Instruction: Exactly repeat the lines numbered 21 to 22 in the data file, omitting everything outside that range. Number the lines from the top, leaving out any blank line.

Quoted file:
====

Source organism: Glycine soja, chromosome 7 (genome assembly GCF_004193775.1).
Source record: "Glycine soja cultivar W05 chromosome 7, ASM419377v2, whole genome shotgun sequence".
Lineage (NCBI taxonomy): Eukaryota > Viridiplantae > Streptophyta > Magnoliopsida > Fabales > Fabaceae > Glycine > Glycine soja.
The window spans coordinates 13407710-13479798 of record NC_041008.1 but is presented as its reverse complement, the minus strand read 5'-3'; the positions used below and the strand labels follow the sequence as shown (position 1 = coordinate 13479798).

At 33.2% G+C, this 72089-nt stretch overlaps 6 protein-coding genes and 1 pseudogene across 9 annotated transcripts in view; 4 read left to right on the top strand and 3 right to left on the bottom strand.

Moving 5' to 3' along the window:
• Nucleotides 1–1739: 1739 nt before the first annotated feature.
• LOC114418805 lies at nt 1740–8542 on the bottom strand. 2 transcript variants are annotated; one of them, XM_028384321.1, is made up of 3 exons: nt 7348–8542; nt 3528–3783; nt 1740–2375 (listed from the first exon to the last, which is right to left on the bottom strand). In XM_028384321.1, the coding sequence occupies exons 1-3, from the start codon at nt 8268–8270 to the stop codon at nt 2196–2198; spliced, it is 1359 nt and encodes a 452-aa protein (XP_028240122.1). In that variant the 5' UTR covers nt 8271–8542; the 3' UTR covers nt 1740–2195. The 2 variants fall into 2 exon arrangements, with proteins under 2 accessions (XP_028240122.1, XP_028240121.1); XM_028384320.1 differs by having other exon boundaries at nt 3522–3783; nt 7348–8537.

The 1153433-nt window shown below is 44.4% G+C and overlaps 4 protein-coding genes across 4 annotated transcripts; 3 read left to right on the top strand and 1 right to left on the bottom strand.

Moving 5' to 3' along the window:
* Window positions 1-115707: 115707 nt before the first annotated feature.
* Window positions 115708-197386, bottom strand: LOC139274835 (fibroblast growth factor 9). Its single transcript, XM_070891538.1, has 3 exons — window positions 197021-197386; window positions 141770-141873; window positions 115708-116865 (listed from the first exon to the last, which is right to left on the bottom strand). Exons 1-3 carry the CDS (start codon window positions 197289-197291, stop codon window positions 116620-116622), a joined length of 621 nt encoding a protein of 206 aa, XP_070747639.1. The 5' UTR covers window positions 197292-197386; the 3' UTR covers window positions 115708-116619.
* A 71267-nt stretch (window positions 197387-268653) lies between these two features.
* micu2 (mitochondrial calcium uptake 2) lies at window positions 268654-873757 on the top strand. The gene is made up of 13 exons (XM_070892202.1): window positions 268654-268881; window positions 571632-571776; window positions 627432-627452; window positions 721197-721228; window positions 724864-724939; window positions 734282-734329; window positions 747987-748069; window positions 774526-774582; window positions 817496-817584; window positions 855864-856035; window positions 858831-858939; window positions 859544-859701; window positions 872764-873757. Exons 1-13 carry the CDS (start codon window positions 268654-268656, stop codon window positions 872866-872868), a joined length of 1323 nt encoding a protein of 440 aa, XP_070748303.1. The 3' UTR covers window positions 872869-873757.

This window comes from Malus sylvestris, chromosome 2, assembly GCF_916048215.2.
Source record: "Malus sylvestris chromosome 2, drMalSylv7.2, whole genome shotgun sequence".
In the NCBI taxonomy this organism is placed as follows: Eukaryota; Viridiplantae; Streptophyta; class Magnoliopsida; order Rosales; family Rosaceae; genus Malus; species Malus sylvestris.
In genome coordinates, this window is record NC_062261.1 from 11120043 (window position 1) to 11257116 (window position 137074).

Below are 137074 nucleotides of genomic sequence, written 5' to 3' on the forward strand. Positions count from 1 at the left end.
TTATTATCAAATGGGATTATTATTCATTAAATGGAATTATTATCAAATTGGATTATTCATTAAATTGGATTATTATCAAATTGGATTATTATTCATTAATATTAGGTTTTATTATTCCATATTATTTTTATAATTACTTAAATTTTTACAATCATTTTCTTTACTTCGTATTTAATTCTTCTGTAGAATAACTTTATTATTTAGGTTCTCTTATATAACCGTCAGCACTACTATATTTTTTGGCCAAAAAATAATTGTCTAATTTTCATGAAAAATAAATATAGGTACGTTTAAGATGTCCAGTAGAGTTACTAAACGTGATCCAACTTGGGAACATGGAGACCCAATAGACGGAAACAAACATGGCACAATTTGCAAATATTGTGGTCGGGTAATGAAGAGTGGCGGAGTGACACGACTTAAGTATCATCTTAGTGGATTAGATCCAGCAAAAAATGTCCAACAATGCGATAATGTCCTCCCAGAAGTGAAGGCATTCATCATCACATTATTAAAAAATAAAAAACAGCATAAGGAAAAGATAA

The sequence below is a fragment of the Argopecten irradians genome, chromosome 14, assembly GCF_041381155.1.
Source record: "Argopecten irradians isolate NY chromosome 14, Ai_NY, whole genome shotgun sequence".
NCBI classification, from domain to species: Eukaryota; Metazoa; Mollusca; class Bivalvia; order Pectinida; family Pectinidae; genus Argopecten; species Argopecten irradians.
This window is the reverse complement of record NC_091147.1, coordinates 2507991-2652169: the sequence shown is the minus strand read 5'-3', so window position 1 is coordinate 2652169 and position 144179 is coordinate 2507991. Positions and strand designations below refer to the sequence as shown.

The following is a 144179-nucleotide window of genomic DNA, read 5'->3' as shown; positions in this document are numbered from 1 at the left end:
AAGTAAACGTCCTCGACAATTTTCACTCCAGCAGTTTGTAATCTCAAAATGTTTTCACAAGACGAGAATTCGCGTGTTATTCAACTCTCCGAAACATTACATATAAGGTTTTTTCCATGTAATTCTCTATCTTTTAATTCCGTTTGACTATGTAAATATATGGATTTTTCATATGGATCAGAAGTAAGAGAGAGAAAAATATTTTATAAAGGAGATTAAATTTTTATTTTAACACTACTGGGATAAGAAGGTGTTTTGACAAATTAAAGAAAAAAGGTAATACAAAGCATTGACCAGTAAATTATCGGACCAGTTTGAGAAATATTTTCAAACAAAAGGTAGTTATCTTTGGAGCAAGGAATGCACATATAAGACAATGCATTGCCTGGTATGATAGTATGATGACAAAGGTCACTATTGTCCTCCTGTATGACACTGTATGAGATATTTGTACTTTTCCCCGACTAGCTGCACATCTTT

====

The sequence below is a fragment of the Argopecten irradians genome, chromosome 14, assembly GCF_041381155.1.
Source record: "Argopecten irradians isolate NY chromosome 14, Ai_NY, whole genome shotgun sequence".